All About Women, Part 1: The “Loud”, The “Fat” and The “Ugly”

The Sydney Opera House was female on Sunday 5 March for the All About Women festival, and we sent along a bunch of female-identifying writers to a bunch of sessions. To celebrate International Women’s Day, here’s Part 1 of our reviews.


Women and Media – Geena Davis

Alicia D’Arcy

Seeing Geena Davis, the Thelma from Thelma and Louise, in the flesh was a momentous experience: created before I was even born, the film is breathtaking in its feminist and unapologetically reckless energy.

In her solo talk, Davis spoke about her own career as an actor (note, not actress: Davis hopes the feminised version of the word will soon be as ancient as “authoress” is now) and how her own experiences from different films have shaped her own journey as a feminist.

Notably, Davis has founded the Geena Davis Institute on Gender in Media, which researches female representation in entertainment and media with an especial focus upon media targeted at children.

Nothing Davis said was particularly new to me, and I doubt it was novel to the rest of the self-selected feminist audience either. Yes, there are significantly less women on our screens than men, and yes, representation on the screen has real world impacts on how viewers then perceive and interact with their own world. Moreover, the speech was very statistic heavy, and Davis seemed reluctant to engage with audience questions asking her why the low level of female representation persists.

Despite this, the work that Davis and her institute have done gives me hope. Her warmth and humour as a speaker undoubtedly has charmed many male producers and directors (and will charm many more) into interrogating the gender ratio of characters they put on screen, as well as the complexity of female characters that they create.


Shrill – Lindy West

Yenée Saw

“What happens to a loud woman with big opinions in a culture where women are expected to be small, quiet and compliant?” asks the event description of Lindy West’s session. Immediately, I was intrigued.

From personal experience, I know what happens to me when I express an opinion: I’m usually told to calm down or asked why I’m always so angry.  But for Lindy West – a prolific writer on feminist, social justice, and body image issues – the consequences are more extreme. By refusing to be a quiet woman ashamed of her thoughts, West receives death threats and rape threats.

West wasn’t always so loud and outspoken; she shared the story of how she peed her pants in the third grade because she was too afraid to ask her teacher for permission to go to the bathroom. As a child, West was fat, so she made every effort not to draw any attention to herself. Only after she dismantled the concept of embarrassment was she able to speak up. But once West started voicing her opinion, the trolls came out to viciously abuse her.

According to West, being a woman who is not “conventionally attractive” makes her a prime target. To the trolls, she is not entitled to be loud because she is a fat woman who shouldn’t have the confidence to make her presence known.

West spoke at length about how, as a fat woman, she’s treated as inferior. But she also acknowledged her privilege as a white woman, which was something I appreciated. Too often, the Taylor Swift brand of feminism that caters only for white women prevails. In light of Donald Trump’s reign, West implored audience members to never forget marginalised races because “feminism without intersectionality is just White supremacy.” I applauded heartily at that.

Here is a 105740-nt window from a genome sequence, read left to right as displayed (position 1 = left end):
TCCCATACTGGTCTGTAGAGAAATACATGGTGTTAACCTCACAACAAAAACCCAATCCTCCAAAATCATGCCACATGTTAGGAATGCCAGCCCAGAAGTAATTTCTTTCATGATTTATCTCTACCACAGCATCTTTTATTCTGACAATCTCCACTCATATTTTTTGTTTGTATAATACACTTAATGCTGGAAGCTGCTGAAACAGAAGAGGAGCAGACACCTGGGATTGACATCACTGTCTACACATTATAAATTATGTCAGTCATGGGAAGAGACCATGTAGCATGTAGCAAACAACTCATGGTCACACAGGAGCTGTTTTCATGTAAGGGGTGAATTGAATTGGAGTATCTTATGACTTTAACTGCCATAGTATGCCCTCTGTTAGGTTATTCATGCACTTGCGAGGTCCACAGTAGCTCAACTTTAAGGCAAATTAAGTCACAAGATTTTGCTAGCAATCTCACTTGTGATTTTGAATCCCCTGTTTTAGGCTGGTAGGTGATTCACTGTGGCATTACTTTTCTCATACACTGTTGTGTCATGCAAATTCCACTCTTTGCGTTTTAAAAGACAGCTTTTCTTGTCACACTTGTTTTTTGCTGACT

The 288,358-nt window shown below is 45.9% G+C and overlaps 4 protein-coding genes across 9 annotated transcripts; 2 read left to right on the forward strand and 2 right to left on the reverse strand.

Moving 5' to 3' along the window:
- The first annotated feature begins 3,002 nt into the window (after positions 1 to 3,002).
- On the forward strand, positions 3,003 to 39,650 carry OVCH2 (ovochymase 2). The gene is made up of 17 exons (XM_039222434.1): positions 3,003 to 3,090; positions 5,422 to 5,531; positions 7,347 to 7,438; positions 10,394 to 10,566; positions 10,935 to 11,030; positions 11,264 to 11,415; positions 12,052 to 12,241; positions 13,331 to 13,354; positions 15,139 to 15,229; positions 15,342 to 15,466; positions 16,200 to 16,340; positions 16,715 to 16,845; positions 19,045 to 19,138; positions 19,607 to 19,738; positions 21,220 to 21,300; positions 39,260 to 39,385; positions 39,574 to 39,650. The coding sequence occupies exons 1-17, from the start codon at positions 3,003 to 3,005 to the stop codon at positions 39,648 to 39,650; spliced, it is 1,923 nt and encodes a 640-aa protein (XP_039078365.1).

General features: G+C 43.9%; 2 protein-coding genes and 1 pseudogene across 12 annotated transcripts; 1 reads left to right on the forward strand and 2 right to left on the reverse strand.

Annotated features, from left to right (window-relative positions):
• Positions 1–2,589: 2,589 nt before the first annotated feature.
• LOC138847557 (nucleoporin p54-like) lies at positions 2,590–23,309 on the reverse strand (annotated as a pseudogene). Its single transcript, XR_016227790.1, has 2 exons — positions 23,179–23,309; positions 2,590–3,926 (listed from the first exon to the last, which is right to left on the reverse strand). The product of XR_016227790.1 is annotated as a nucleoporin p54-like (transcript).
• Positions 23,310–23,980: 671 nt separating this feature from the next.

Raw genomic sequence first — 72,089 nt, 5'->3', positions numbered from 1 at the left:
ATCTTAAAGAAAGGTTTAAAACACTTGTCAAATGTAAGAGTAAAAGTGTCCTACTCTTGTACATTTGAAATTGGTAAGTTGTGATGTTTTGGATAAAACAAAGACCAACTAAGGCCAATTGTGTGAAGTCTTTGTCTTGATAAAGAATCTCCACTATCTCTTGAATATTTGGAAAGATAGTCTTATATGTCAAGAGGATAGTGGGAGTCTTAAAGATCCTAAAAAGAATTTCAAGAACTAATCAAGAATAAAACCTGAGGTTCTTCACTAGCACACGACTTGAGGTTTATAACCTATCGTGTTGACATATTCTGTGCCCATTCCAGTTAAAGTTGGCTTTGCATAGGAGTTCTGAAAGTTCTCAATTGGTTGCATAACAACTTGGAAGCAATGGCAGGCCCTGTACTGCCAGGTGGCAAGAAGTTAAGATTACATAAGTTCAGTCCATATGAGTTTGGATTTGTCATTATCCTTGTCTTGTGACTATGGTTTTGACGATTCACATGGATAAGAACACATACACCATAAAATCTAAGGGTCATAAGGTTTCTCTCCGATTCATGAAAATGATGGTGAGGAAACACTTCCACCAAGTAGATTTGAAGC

Women of Letters – Clementine Ford, Janine di Giovanni, Jessa Crispin, Mei Fong and Yassmin Abdel-Magied

Nadhirah Daud

“Women of Letters” provided an inspirational and entertaining glance into the lives, struggles and vulnerabilities of powerful women in the media. By directing their letters towards a “harmless lie” they had told in the past (or a “harmless mistake” in Ford’s case), all five women candidly exposed their greatest fears about losing loved ones, their journeys to self-empowerment, or their creative geniuses in the form of fictional tales.

What was particularly striking was Abdel-Magied’s letter recounting the harmless lie often told by female advocates about being “fine”. In an attempt to produce an infallible façade, women often hide their concerns or vulnerabilities at the expense of their mental health. However, Abdel-Magied reminds women that seeking the support of loved ones is empowering and integral to one’s wellbeing, and serves as a powerful call-to-arms to ditch the harmless lie and to ignore the connotation made between mental health and weakness.


Stop Fixing Women – Catherine Fox, Yassmin Abdel-Magied and Ann Sherry

Annabelle Thorne

Critiquing women’s behaviour in the workplace is sexist and misguided, concluded Sunday’s penultimate panel session. The structurally biased system, not the women navigating its clutches, needs radical change.

Featuring Catherine Fox, Yassmin Abdel-Magied and Ann Sherry, and chaired by Fauziah Ibrahim, the panel cut to the chase on why women still face under-representation in senior management positions, disparate salaries and inadequate superannuation savings.

The empanelled agreed that the sexist, entitled attitudes of male colleagues at all levels are to blame. As Abdel-Magied put it, “You are not a man … you are not in their club, and by the time you enter the workforce, you haven’t been for a very long time.”

I left equipped with genuinely applicable advice:

  1. Pick your battles.
  2. Ask more questions. Know how salaries, pay rises, promotions and merit are calculated.
  3. Faced with the familiar “You’re too emotional” workplace criticism, simply reply: “What do you mean?” Force that man to spell out his sexism on the spot.